From 2011-2013, the average U.S. construction laborer fatality rate was 15.4, LHSFNA

Fewer Construction Laborers Dying on the Job

Why the drop in fatalities has occurred and what can be done to make sure the trend continues are still to be determined, said Scott Schneider, director of Occupational Safety and Health for the Laborers' Health and Safety Fund of North America.

Scott Schneider, director of Occupational Safety and Health for the Laborers' Health and Safety Fund of North America (LHSFNA), reported in this month's Lifelines newsletter that the fatality rate for construction laborers in the United States has been falling in recent years, falling even faster than the decline in the rate of overall construction fatalities in this country. He cited a recent report from the CPWR – The Center for Construction Research and Training – as the source for the information about construction laborers' fatality rates.

"During the 11-year period between 2003-2014, both the number of fatalities and the fatality rate (number of deaths per 100,000 workers) for all construction workers was down overall. Some of this can be attributed to the recession that began in the late 2000s, which drove down construction employment for several years. Total fatalities and rates have increased slightly in recent years as work has picked back up, but both are still much lower than in 2003," Schneider wrote. "What about construction laborers? Although they still had the greatest number of fatalities (568 over the three year period of 2011-2013) in construction, this number is misleading because construction laborers make up the largest part of the construction workforce. A more accurate metric to measure safety is fatality rate (number of deaths per 100,000 workers), and the rate for construction laborers has been dropping. From 2011-2013, the average rate was 15.4 – significantly lower than several other occupations, including roofers (40.7), ironworkers (31.9) and power-line installers (48.6)."

He reported that the fatality rate for construction laborers has fallen steadily since 2003, when it was 27.9, adding, "In an industry where rates are still several times the national average among all jobs, the LHSFNA sees plenty of room for continued improvement. However, this increase in safety should be celebrated, especially when not all trades have seen such progress over the last decade."

Why the drop in fatalities has occurred and what can be done to make sure the trend continues are still to be determined, he said, explaining that the fund has been working hard to make construction safer in work zones, use of fall prevention, the oil and gas sector, and demolition work. "We at the Fund take this as a positive sign and inspiration for our work. We hope to see another 50 percent drop in the following decade as new workplace protections, including new OSHA regulations, increased fines, whistleblower protections and other initiatives go into effect. We strive to ensure that every construction laborer goes home safe and healthy at the end of every day. We have made a lot of progress towards that goal, but still have a long way to go," Schneider wrote.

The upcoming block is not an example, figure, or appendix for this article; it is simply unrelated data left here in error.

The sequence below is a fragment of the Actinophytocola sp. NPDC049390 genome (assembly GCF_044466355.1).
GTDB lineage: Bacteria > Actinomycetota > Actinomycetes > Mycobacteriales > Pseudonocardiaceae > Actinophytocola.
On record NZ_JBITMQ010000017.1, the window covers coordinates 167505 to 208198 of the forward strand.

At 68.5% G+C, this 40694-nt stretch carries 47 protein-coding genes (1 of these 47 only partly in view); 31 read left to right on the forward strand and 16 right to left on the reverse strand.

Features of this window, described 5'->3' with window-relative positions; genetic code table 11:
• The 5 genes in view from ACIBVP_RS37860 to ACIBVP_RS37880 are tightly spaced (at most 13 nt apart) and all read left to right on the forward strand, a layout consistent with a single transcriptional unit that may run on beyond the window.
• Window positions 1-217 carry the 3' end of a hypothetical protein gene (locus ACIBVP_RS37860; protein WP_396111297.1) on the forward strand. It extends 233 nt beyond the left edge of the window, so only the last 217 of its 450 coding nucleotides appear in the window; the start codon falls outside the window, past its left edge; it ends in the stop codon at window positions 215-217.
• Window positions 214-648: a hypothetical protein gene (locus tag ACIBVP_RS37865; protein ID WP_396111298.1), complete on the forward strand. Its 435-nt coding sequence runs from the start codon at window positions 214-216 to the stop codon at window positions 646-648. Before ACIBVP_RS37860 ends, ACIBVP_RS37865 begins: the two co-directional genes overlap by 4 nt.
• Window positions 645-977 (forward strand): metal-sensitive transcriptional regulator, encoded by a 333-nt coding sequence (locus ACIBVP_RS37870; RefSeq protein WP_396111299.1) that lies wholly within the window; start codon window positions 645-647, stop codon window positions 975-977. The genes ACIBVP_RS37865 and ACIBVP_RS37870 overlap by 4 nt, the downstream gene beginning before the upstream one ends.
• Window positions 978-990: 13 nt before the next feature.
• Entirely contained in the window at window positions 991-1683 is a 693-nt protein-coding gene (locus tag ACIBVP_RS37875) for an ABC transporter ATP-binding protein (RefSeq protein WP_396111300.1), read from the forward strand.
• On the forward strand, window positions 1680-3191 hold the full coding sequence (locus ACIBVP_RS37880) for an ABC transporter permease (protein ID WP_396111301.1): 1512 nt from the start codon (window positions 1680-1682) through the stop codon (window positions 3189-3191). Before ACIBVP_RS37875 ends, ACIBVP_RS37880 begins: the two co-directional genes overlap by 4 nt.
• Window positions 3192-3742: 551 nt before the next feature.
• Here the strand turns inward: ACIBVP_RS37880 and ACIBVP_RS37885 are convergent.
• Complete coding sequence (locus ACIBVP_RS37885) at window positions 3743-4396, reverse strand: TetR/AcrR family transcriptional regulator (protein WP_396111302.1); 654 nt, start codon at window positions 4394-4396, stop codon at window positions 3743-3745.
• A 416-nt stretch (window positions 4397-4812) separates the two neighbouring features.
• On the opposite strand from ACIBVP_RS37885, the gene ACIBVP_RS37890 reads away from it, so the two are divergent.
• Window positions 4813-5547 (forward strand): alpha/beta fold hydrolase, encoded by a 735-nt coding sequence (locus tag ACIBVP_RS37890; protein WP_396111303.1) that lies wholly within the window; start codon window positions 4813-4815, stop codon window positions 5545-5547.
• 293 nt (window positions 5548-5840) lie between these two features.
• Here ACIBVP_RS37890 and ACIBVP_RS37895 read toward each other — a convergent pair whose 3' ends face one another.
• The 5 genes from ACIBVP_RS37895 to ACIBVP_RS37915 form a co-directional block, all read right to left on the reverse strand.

Download Center

  • Safety Metrics Guide

    Is your company leveraging its safety data and analytics to maintain a safe workplace? With so much data available, where do you start? This downloadable guide will give you insight on helpful key performance indicators (KPIs) you should track for your safety program.

  • Job Hazard Analysis Guide

    This guide includes details on how to conduct a thorough Job Hazard Analysis, and it's based directly on an OSHA publication for conducting JHAs. Learn how to identify potential hazards associated with each task of a job and set controls to mitigate hazard risks.

  • A Guide to Practicing “New Safety”

    Learn from safety professionals from around the world as they share their perspectives on various “new views” of safety, including Safety Differently, Safety-II, No Safety, Human and Organizational Performance (HOP), Resilience Engineering, and more in this helpful guide.

  • Lone Worker Safety Guide

    As organizations digitalize and remote operations become more commonplace, the number of lone workers is on the rise. These employees are at increased risk for unaddressed workplace accidents or emergencies. This guide was created to help employers better understand common lone worker risks and solutions for lone worker risk mitigation and incident prevention.

  • EHS Software Buyer's Guide

    Learn the keys to staying organized, staying sharp, and staying one step ahead on all things safety. This buyer’s guide is designed for you to use in your search for the safety management solution that best suits your company’s needs.

  • Vector Solutions

Featured Whitepaper

OH&S Digital Edition

  • OHS Magazine Digital Edition - June 2022

    June 2022


      Corporate Safety Culture Is Workplace Culture
      Keeping Workers Safe from Heat-Related Illnesses & Injuries
      Should Employers Consider Oral Fluid Drug Testing?
      Addressing Physical Differences
    View This Issue